In fact, Catching Fire is a masterpiece of pushing limits as far as they'll extend before the point of diminishing returns. Director Francis Lawrence maintains an ambiance that lends to emotional investment but never imposes too much realism as to drip into territories of grit. All of Catching Fire lives in a dreamlike state, a stark contrast to Hunger Games' guttural, grimacing quality that robbed it of the life force Suzanne Collins pumped into her first novel.
Once we get to the thunderdome, our engines are effectively revved for the "fun part." Katniss, Peeta, and their array of allies and enemies traverse a nightmare course that seems perfectly suited for a videogame spin-off. At this point, we've spent just enough time with the secondary characters to grow a bit fond of them — deliberately obnoxious Finnick, jarringly provocative Johanna, offbeat geeks Beedee and Wiress — but not quite enough to dissolve the mystery surrounding any of them or their true intentions (which become more and more enigmatic as the film progresses). We only need adhere to Katniss and Peeta once tossed in the pit of doom that is the 75th Hunger Games arena, but finding real characters in the other tributes makes for a far more fun round of extreme manhunt.
But Catching Fire doesn't vie for anything particularly grand. It entertains and engages, having fun with and anchoring weight to its characters and circumstances, but stays within the expected confines of what a Hunger Games movie can be. It's a good one, but without shooting for succinctly interesting or surprising work with Katniss and her relationships or taking a stab at anything but the obvious in terms of sending up the militant tyrannical autocracy, it never even closes in on the possibility of being a great one.
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When General Hospital first scooped up the orphaned stars and characters of One Lift to Live — canceled in 2011 after more than 40 years on air, and set to revive as an Internet exclusive series later this year — it seemed to be hoping to hold fast to the long-running soap opera's fandom. Michael Easton, Roger Howarth, and Kristen Alderson first set foot on the GH set as their old OLTL characters John McBain, Todd Manning, and Starr Manning (respectively) in 2012, promising a new venue for displaced fans of displaced One Life fanatics. But while General Hospital is keeping this trio on its cast list, viewers might find it particularly perplexing when they return in the future as entirely different characters.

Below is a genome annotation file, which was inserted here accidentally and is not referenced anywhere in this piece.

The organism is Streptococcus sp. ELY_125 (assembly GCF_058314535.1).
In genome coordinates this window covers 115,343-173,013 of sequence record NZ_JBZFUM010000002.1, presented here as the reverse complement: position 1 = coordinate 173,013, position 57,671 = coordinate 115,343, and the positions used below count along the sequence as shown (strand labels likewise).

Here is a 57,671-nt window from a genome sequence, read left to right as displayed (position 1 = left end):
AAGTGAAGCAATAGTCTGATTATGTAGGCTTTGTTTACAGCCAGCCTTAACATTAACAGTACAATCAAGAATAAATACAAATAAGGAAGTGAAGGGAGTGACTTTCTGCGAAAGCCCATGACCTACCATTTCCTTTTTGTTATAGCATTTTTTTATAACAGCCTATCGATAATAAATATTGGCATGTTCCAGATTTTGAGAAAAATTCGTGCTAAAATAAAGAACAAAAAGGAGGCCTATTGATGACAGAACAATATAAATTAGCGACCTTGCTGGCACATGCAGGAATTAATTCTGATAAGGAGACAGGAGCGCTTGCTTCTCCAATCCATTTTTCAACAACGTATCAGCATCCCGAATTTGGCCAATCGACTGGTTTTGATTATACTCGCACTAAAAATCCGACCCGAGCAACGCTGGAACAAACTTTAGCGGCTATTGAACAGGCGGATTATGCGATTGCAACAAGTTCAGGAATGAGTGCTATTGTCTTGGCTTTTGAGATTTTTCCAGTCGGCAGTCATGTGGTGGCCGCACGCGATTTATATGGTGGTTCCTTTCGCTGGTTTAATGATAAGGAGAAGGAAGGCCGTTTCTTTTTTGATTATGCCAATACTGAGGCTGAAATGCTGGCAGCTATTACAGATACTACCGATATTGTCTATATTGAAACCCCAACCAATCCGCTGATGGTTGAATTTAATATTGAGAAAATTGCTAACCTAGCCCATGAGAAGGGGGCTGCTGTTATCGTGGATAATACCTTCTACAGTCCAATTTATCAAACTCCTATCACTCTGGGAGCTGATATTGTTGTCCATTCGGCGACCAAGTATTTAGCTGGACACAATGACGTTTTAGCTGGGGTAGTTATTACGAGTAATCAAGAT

RELATED: 'All My Children' and 'One Life to Live' Announce Online Premieres
TV Guide reports that Easton, Howart, and Alderson will indeed be revisiting their old General Hospital stomping grounds, but in all new roles. According to TV guide, the shift is a result of OLTL's revival and its new production company Prospect Park's reins on the McBain and Manning characters. "Prospect Park has been extremely difficult to deal with on this issue so GH basically said, 'Screw it! We'll create all new characters!'" a source tells TV Guide. "It's the only way GH can get past the problem and get on with business."
So, soap opera fans, as long as you're more of the good-with-faces type than the good-with-names type, this shouldn't be at all a problem.
Follow Michael Arbeiter on Twitter @MichaelArbeiter
[Photo Credit: ABC]
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Half-used bottle of hair dye Lindsay Lohan made a porn movie. Well, not exactly, but she did star with adult actor James Deen in The Canyons, written by Twitter scourge Brett Easton Ellis and directed by Paul Schrader (of Raging Bull, Taxi Driver, and American Gigolo fame). Of course, we all want to hear all the dirty details behind the microbudget film and just how many rails she snorted off a naked DJ who is riding a pony and wearing glittery chaps.